Something I forgot to mention when discussing the recent CDs of music by Dante Boon and Giuliano d’Angiolini. In his interview on the Another Timbre site, d’Angiolini says “I do have a great admiration for the work of Feldman, and in particular David Tudor, a great composer who is unjustly forgotten today.” He later adds that “I’m not as wise as Tudor, who disappeared without leaving a trace, like a light breeze on a summer afternoon.” There’s a text in which he writes “I like consonance and also dissonance if it does not derive from an excess of organization, of will. Thus that of David Tudor, which is free.”
I love that he’d found this connection from Tudor’s work as a composer – purely electronic, loud, frequently described as harsh – to his own gentle music for flute, piano and string quartet. So often music wears its influences in ways that are too obvious, imitative or derivative, when compared to visual arts. I’m thinking of that Feldman anecdote: “I once went to the Metropolitan with Mark Rothko, and we’d look at a Rembrandt painting and the way Rembrandt bleeds to the edges. Take a look at Rothko, the way he bleeds to the edges.” When I make music, I wonder about how much I’m really working with what I’ve been given, as a heritage. I had to look up that anecdote so now I’m reading Feldman again speculating on whether music really is an art form. It seems to be connected to this point, of how influence may manifest itself. He’s talking about composers, “what Cage was involved with was what everybody in the mainstream was involved with: variation, finding ways of variation.” “The tragedy of music,” he also says, quoting himself, “is that it begins in perfection.”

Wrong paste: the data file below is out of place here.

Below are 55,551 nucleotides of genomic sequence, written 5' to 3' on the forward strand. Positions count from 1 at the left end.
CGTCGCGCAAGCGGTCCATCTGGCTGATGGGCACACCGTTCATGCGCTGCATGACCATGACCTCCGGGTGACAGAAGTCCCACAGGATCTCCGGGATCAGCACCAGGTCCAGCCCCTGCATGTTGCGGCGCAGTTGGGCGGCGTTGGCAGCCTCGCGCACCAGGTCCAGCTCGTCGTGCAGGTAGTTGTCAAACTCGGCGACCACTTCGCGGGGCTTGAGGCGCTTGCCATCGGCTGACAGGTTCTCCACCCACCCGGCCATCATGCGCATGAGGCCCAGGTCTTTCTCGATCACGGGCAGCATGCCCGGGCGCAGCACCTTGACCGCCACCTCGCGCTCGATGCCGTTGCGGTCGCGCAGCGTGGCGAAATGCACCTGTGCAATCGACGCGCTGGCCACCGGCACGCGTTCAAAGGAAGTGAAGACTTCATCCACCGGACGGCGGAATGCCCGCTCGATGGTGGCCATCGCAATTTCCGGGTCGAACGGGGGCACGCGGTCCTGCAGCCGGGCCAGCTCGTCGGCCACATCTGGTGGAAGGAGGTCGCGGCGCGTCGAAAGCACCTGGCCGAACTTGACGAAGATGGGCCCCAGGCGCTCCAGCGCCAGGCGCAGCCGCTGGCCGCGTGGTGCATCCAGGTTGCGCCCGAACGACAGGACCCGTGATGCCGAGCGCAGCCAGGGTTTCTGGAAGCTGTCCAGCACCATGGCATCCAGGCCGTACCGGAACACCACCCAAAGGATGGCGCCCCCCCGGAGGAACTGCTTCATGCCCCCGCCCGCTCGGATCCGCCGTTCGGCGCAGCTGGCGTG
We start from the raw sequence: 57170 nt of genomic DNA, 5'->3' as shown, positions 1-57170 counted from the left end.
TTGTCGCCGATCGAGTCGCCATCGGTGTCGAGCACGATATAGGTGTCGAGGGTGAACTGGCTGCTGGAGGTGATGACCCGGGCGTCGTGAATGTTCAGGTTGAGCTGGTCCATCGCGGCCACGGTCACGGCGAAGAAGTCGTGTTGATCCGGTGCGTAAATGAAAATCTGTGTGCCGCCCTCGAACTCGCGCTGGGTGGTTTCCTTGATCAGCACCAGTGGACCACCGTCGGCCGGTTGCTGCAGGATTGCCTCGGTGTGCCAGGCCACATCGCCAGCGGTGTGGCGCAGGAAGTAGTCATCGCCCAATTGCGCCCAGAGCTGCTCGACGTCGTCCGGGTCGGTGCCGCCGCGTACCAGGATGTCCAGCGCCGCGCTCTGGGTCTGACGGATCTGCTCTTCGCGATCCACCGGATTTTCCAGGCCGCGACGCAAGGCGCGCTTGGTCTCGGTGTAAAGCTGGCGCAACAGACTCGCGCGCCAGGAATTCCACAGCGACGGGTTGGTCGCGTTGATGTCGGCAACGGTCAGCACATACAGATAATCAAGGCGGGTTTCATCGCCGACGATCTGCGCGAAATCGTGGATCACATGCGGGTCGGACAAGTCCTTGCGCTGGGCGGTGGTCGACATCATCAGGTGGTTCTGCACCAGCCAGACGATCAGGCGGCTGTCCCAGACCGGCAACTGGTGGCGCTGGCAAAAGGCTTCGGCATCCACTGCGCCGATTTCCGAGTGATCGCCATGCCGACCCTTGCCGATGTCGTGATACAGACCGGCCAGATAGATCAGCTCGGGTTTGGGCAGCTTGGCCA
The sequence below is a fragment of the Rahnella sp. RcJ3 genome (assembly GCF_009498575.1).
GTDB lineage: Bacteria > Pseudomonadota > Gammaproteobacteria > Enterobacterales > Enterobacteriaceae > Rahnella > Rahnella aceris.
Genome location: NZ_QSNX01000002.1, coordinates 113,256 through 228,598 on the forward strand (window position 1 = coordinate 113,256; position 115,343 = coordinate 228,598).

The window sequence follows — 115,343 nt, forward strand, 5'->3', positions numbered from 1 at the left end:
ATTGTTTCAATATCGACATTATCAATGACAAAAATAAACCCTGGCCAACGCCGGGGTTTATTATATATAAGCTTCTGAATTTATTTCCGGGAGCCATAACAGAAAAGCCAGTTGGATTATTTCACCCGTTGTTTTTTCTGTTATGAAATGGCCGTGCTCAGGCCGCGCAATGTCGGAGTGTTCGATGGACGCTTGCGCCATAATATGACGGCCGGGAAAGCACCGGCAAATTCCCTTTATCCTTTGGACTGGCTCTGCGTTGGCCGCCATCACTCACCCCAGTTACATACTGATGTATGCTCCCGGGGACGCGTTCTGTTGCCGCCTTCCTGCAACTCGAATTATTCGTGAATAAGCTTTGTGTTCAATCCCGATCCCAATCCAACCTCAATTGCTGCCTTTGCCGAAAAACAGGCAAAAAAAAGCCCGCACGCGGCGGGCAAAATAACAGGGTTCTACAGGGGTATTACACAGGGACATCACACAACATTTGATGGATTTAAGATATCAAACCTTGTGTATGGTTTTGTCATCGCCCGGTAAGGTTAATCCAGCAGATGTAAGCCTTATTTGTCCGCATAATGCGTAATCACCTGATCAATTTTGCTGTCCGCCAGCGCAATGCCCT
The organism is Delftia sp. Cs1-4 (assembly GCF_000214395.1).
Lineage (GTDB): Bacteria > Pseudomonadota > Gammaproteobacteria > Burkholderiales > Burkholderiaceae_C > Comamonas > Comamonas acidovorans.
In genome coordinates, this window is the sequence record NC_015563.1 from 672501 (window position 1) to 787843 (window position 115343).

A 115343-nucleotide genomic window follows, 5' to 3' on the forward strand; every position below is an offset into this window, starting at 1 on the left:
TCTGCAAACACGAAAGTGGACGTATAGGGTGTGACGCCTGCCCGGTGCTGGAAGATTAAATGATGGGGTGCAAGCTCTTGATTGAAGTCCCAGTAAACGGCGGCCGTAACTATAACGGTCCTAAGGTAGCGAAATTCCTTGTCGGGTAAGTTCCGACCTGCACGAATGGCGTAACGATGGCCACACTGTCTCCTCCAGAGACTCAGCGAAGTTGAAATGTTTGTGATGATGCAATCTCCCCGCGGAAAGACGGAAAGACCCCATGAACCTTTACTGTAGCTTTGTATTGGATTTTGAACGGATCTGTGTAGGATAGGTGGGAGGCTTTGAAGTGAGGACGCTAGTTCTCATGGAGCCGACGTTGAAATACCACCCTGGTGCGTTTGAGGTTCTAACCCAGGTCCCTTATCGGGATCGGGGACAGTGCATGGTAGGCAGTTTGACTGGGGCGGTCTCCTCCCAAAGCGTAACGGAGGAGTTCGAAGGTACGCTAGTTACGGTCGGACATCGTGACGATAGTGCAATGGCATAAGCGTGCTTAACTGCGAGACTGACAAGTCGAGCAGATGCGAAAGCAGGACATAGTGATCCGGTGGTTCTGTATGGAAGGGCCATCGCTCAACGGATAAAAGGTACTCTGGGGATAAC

I need to talk about some recent releases on Simon Reynell’s Another Timbre label because I’ve got a small stack of them here and still more are due to come out in February already. There are over a hundred of these things now, all sharing a distinct aesthetic and sensibility while still exploring fresh terrain – last year’s albums of Jürg Frey’s guitar music and Linda Catlin Smith’s Dirt Road are good examples of this fresh growth. The music ranges from composed to improvised, and sometimes from somewhere in between, with composers and musicians from Britain and abroad, both familiar and new.
The hundredth CD has a little bit of everything. Seaside was recorded over two days at the pianist John Tilbury’s house, with the Palestinian oud player Dirar Kalash and composer John Lely on electronics. Group improvisations alternate with solo works by Lely and Christian Wolff. Instead of piano, Tilbury plays the clavichord; a very quiet instrument which is played unamplified throughout these recordings. Besides its delicacy, the sound is strange and exotic, aided by Tilbury making use of pitch bends and unusual intonations. The solo adaptations of two cyclical pieces Wolff wrote for Tilbury back in 1969-70 have a crystalline beauty. Kalash’s oud blends well with the clavichord, while Lely’s electronics are so discreet as to merge with the ambient sounds in and around the house. The group pieces effectively capture a moment, a place, but are less satisfying as coherent musical works. To my ears, at least; I have a problem with improvisation in general. My patience is tested.